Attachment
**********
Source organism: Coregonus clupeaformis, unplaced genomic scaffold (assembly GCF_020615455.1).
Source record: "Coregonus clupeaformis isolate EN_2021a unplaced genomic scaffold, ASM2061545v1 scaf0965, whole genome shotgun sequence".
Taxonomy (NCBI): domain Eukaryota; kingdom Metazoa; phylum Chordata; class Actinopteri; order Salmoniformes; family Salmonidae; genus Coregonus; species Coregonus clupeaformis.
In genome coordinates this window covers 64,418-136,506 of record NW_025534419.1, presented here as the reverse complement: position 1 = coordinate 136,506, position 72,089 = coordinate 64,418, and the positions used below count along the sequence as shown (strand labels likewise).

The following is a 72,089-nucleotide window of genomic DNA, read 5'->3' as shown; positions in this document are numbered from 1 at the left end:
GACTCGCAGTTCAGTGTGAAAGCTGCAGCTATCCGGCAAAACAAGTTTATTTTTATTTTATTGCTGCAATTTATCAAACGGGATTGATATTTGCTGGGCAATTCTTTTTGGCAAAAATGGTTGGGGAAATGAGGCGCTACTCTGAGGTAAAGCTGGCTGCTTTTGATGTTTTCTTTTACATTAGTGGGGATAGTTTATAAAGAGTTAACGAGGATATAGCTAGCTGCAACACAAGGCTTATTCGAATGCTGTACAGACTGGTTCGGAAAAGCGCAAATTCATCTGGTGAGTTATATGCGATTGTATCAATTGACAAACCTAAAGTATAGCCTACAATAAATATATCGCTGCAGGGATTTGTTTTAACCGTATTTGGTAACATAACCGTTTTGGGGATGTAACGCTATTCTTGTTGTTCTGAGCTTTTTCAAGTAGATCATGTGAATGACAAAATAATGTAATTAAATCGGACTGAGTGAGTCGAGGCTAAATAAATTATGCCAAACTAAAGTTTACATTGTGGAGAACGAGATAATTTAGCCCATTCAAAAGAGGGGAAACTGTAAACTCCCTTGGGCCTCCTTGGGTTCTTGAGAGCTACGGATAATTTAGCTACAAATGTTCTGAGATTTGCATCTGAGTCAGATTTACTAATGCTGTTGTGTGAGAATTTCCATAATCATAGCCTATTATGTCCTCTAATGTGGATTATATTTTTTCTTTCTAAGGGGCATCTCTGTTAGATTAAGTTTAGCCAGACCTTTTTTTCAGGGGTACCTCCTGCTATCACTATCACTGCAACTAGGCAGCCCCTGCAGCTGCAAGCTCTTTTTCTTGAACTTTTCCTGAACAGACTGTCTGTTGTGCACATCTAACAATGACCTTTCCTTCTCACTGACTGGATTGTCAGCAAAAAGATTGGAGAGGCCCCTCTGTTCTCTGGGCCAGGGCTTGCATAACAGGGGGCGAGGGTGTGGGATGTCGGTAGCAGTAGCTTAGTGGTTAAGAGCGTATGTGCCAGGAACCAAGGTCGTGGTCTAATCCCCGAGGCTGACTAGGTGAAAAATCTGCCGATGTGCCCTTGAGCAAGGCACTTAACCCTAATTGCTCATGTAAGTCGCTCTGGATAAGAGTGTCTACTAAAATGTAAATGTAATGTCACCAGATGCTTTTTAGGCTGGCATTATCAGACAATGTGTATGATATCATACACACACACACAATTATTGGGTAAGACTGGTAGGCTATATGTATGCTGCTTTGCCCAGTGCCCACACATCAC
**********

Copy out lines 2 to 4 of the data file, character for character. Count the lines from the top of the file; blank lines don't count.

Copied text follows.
Source record: "Coregonus clupeaformis isolate EN_2021a unplaced genomic scaffold, ASM2061545v1 scaf0965, whole genome shotgun sequence".
Taxonomy (NCBI): domain Eukaryota; kingdom Metazoa; phylum Chordata; class Actinopteri; order Salmoniformes; family Salmonidae; genus Coregonus; species Coregonus clupeaformis.
In genome coordinates this window covers 64,418-136,506 of record NW_025534419.1, presented here as the reverse complement: position 1 = coordinate 136,506, position 72,089 = coordinate 64,418, and the positions used below count along the sequence as shown (strand labels likewise).